Endothelial progenitor cells (EPCs) have introduced new possibilities for cell-based vasculogenesis treatment after stroke. In this study we quantified circulating levels of EPCs in stroke patients and in healthy controls, and evaluated the potential of EPCs to induce vasculogenesis in vitro. Blood was drawn from tPA-treated stroke patients and control subjects, and the circulating EPCs levels in each group were quantified by flow cytometry and cell culture assays. Immunophenotyping was performed using multiple markers (UEA-lectin, CD133, vWF and KDR) and tubulogenic function was assessed with the Matrigel® assay. The produced angiogenic factors were quantified by multiple ELISA and RT-PCR. Fluorescence-activated cell sorting (FACS) revealed higher levels of circulating CD133+/CD34+/KDR+/CD45+ cells in the acute strokes as compared to the control subjects (p= 0.02). On the other hand, more EPCs grew in cell culture from subacute strokes (p= 0.016) than from controls. The endothelial and progenitor lineages of the EPCs were confirmed by immunophenotyping. Interestingly, the appearance of outgrowth EPCs (OECs) correlated positively to stroke severity (p= 0.013). Finally, greater capacity to induce vasculogenesis in vitro was found in EPCs from subacute strokes (p= 0.03), which we attribute to a higher expression and secretion of angiogenic factors. Our results suggest an early EPC mobilization but an enhanced angiogenic function in the subacute phase of stroke. Nonetheless, development of cell-based therapy for stroke will require further studies to identify those EPCs with the greatest therapeutic potential. © 2010 Elsevier Inc.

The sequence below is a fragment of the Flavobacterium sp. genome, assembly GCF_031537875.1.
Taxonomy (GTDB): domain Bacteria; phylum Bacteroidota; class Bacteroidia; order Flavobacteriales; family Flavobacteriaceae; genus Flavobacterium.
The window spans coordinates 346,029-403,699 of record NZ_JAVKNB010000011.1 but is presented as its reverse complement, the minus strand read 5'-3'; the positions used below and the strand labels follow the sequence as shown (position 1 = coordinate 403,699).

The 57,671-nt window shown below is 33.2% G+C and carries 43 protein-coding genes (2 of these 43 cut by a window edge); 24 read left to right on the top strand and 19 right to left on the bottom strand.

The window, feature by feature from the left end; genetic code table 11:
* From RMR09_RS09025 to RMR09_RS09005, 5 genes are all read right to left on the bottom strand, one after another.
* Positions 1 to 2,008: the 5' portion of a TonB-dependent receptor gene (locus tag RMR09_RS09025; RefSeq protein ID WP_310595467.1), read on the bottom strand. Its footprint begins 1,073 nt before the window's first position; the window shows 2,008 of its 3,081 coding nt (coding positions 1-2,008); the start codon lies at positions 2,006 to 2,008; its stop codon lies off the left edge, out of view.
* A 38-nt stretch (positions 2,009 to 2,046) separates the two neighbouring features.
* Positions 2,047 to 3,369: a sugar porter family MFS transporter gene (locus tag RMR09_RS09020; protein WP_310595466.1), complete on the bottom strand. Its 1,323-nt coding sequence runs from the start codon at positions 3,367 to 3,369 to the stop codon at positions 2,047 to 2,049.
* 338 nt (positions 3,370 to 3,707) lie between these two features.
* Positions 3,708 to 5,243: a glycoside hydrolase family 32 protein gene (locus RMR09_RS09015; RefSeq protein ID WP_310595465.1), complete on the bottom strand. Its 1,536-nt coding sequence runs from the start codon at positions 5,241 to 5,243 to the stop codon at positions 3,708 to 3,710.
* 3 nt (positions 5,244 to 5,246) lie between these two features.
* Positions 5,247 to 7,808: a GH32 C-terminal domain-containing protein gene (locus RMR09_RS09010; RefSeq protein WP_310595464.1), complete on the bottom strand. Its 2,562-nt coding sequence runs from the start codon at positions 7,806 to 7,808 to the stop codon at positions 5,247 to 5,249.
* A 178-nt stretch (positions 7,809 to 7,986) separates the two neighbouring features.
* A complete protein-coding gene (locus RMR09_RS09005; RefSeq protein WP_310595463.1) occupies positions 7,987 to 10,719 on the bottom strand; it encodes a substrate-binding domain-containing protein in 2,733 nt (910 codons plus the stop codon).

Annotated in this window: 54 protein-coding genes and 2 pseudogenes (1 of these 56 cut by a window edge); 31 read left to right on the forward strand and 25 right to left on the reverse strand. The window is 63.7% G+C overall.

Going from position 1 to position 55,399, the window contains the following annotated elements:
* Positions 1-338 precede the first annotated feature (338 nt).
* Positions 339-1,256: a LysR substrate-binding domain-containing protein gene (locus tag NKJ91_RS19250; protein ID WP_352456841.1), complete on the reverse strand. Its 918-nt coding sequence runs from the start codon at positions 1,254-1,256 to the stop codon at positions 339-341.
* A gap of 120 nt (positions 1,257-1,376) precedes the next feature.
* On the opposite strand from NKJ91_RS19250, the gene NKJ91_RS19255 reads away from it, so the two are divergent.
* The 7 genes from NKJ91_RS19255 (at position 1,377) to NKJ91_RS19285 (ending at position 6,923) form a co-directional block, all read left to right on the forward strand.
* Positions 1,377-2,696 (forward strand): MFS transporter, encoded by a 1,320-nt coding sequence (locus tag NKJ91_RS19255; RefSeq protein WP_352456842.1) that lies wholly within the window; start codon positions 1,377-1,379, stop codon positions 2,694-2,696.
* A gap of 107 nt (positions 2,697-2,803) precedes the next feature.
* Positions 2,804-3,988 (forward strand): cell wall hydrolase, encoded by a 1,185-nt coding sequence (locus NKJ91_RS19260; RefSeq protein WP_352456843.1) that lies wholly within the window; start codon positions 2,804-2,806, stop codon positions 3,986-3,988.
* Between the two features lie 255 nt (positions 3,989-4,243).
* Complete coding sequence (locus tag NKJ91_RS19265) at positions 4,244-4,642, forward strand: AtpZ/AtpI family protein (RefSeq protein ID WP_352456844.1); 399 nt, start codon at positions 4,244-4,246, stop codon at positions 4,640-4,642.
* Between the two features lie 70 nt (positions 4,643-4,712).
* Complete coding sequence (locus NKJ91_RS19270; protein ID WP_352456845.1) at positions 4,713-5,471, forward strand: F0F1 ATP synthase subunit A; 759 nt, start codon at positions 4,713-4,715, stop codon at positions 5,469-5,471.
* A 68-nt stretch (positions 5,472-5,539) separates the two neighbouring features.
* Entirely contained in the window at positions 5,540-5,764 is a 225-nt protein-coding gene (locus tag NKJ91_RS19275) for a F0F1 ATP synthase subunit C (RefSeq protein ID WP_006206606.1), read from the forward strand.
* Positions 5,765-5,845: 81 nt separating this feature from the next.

- Endothelial progenitor cells
- Flow cytometry